I have also been collaborating with other Film Makers – the very talented Sam Lockyer and James Watson of Iconic Productions.  We worked together throughout last Summer to film twelves short films for Nottinghamshire County Council, focusing on The Care Act and the range of services being delivered throughout the County.  You may recognise the voice on some of the voiceovers!

Right – back to it with an edit. And this time I will be sharing it widely when it’s done!

What is ‘Care’?

Care.  It’s about wanting the best outcome for someone.  Working with them to make that happen.  Simple, right?

In practice, providing ‘care’ can be complex and far from straightforward, particularly within the NHS and the vast range of services it provides.  Recognising these conundrums, and against the backdrop of ‘The Francis Report’ into care standards which stemmed from malpractice within hospitals in Staffordshire, I was commissioned to make a series of short case studies looking at what patients, their families and health practitioners understand by the term ‘care’.  These films now form part of the training that all medical students at Birmingham City University undertake prior to their first placements.

It was an eye opening and frequently emotional experience, exploring the tough calls, tight relationships and massive dedication required on a daily basis to ensure that patients receive the care and treatment they need.  It was a real privilege to be invited into people’s homes and lives and have them speak so candidly about their experiences.

Here is one of the seven case studies – Madeleine and Liz.  Liz articulates so well how sometimes you have to be, if not cruel to be kind, certainly assertive.  More films in the series can be viewed through the Birmingham Community Healthcare NHS Foundation Trust Student Hub portal.

Patient Stories – Madeleine and Liz from BCHC COMMS on Vimeo.

Playing Out

Back in August three roads closed to traffic in Kings Heath to allow kids (and willing adults!) to ‘play out’.  It’s something associated with a bygone era – all of those street games that were so much a part of our grandparents’ childhoods.  A new initiative, called ‘Playing Out’ is trying to create spaces for children to rediscover the art of play – and with it give them opportunities to meet neighbours, form new friendships and to gain a sense of belonging within their own neighbourhoods.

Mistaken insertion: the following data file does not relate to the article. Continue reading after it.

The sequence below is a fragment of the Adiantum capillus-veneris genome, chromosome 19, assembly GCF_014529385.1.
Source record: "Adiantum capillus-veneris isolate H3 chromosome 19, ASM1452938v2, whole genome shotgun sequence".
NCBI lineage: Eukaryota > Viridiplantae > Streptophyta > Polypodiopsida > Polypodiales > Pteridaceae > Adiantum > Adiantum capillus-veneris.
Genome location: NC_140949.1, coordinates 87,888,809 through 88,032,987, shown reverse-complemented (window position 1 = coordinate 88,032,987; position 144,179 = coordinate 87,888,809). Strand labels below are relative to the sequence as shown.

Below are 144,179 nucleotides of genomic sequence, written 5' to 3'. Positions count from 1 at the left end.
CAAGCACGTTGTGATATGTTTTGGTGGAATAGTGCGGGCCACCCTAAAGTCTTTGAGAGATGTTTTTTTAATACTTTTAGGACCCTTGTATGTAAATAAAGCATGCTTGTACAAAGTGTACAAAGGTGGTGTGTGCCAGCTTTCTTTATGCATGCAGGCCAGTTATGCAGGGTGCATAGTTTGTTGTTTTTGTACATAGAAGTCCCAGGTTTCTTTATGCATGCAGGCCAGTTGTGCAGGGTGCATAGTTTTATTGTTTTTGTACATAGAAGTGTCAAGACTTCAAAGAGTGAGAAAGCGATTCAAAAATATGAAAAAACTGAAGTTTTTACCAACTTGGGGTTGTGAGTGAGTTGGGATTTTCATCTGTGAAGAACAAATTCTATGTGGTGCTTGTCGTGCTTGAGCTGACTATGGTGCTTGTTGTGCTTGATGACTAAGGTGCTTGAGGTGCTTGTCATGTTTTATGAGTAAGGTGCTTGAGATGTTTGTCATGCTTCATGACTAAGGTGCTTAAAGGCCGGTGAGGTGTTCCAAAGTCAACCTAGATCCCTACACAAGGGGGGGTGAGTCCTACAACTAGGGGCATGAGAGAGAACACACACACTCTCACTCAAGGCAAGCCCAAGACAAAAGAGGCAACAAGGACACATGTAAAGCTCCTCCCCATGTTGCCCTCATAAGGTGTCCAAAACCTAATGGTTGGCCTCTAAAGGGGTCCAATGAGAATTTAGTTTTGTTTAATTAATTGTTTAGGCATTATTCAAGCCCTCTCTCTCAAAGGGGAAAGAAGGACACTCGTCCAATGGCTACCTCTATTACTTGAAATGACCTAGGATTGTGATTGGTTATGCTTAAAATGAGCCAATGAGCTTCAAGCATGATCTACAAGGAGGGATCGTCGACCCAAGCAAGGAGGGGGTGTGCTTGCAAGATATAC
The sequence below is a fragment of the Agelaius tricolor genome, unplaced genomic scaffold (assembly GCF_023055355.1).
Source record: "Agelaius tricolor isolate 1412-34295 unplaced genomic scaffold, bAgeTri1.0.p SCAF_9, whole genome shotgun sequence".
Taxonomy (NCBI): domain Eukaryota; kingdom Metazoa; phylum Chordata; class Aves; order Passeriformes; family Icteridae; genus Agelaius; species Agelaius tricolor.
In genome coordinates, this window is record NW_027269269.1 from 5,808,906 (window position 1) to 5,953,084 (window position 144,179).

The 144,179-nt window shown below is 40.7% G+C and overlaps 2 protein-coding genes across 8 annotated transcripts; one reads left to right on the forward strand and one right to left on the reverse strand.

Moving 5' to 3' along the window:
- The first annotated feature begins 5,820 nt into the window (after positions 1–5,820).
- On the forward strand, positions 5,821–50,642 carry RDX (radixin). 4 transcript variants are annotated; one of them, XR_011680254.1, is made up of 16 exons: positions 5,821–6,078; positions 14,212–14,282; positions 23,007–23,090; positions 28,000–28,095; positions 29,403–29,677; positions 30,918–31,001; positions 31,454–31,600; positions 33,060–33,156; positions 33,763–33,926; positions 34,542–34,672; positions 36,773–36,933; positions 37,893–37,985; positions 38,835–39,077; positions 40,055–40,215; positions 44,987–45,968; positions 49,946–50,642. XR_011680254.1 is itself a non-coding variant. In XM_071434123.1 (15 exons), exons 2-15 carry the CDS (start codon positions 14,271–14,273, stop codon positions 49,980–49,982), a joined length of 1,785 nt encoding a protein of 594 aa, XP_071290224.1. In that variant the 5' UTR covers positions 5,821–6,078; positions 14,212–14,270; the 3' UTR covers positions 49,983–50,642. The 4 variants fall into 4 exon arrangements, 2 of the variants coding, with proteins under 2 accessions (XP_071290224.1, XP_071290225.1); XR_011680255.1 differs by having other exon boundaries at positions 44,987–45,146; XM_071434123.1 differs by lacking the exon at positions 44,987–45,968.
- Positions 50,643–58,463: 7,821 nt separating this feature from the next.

I filmed the event in August for a short promotional film.  There is now a large network of people – residents, play organisations, artists – beavering away to make sure that there will be plenty more events like this.  The film aims to give others inspiration to get their streets closed.  If you are interested then go to www.playingout.net or contact Louise Palfreyman – details at the end of the film.

Discover Dance!

I was a keen little dancer as a kid – ballet, tap, stage dancing.  A precocious little ball of energy, clad in pink lycra with hair in a tight, tight bun and face caked in blue eyeshadow on the stage of Aldridge Youth Theatre.  I loved it, and always get a tingle when I see others experiencing the liberation of leaping about, the point when they are given permission to let go of inhibitions and discover how joyous dance can be.

So how wonderful was it to document a project that encourages dance in the middle of lessons?  Yes, that’s right.  Dance in English.  Dance in Maths.  Dance in French!  And for that to be coupled with seeing professional dancers perform in the middle of your classroom?  To have the opportunity to go on a trip to see a live contemporary dance show?  Tingly.

‘Discover Dance’, a project developed by DanceXchange and Dance4, brings live professional dance to the classroom and uses dance to engage pupils in learning key subjects in a creative, exciting way.  It’s hard to visualise how dance can be relevant to learning about algebra, but as you can see from the film, this works.  Pupils use their bodies to explore concepts and ideas that may not make so much sense on paper.  It’s fun, and so, so liberating to push the desks to one side.  Pupils also have the opportunity to attend a live dance performance, to make connections between what they have learnt in school and the world of professional dance performance in professional venues.  Inspiring stuff.